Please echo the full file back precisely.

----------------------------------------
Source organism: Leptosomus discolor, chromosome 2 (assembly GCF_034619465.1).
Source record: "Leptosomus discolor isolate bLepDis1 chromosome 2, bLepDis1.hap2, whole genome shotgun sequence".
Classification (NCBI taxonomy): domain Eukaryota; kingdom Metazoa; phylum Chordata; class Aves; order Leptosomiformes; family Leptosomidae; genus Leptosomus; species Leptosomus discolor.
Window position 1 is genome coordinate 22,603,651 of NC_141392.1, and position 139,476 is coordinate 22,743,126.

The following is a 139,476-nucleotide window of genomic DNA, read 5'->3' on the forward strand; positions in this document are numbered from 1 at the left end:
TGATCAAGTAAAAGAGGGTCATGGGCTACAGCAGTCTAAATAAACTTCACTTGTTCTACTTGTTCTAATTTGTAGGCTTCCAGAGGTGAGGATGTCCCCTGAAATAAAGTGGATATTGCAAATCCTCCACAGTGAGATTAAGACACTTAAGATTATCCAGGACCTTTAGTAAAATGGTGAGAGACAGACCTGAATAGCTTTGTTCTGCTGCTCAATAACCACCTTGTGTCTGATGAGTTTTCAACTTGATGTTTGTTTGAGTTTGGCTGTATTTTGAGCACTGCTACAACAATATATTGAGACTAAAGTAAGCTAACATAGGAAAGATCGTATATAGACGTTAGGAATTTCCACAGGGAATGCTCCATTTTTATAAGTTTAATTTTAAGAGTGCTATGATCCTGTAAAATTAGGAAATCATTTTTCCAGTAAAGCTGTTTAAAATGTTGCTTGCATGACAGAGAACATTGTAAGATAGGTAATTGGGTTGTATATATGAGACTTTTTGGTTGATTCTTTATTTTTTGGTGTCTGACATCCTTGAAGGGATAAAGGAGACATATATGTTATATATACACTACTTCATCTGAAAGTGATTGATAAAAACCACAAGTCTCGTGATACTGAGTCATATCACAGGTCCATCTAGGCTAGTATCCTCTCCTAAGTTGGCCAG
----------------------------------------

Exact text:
Source organism: Leptosomus discolor, chromosome 2 (assembly GCF_034619465.1).
Source record: "Leptosomus discolor isolate bLepDis1 chromosome 2, bLepDis1.hap2, whole genome shotgun sequence".
Classification (NCBI taxonomy): domain Eukaryota; kingdom Metazoa; phylum Chordata; class Aves; order Leptosomiformes; family Leptosomidae; genus Leptosomus; species Leptosomus discolor.
Window position 1 is genome coordinate 22,603,651 of NC_141392.1, and position 139,476 is coordinate 22,743,126.

The following is a 139,476-nucleotide window of genomic DNA, read 5'->3' on the forward strand; positions in this document are numbered from 1 at the left end:
TGATCAAGTAAAAGAGGGTCATGGGCTACAGCAGTCTAAATAAACTTCACTTGTTCTACTTGTTCTAATTTGTAGGCTTCCAGAGGTGAGGATGTCCCCTGAAATAAAGTGGATATTGCAAATCCTCCACAGTGAGATTAAGACACTTAAGATTATCCAGGACCTTTAGTAAAATGGTGAGAGACAGACCTGAATAGCTTTGTTCTGCTGCTCAATAACCACCTTGTGTCTGATGAGTTTTCAACTTGATGTTTGTTTGAGTTTGGCTGTATTTTGAGCACTGCTACAACAATATATTGAGACTAAAGTAAGCTAACATAGGAAAGATCGTATATAGACGTTAGGAATTTCCACAGGGAATGCTCCATTTTTATAAGTTTAATTTTAAGAGTGCTATGATCCTGTAAAATTAGGAAATCATTTTTCCAGTAAAGCTGTTTAAAATGTTGCTTGCATGACAGAGAACATTGTAAGATAGGTAATTGGGTTGTATATATGAGACTTTTTGGTTGATTCTTTATTTTTTGGTGTCTGACATCCTTGAAGGGATAAAGGAGACATATATGTTATATATACACTACTTCATCTGAAAGTGATTGATAAAAACCACAAGTCTCGTGATACTGAGTCATATCACAGGTCCATCTAGGCTAGTATCCTCTCCTAAGTTGGCCAG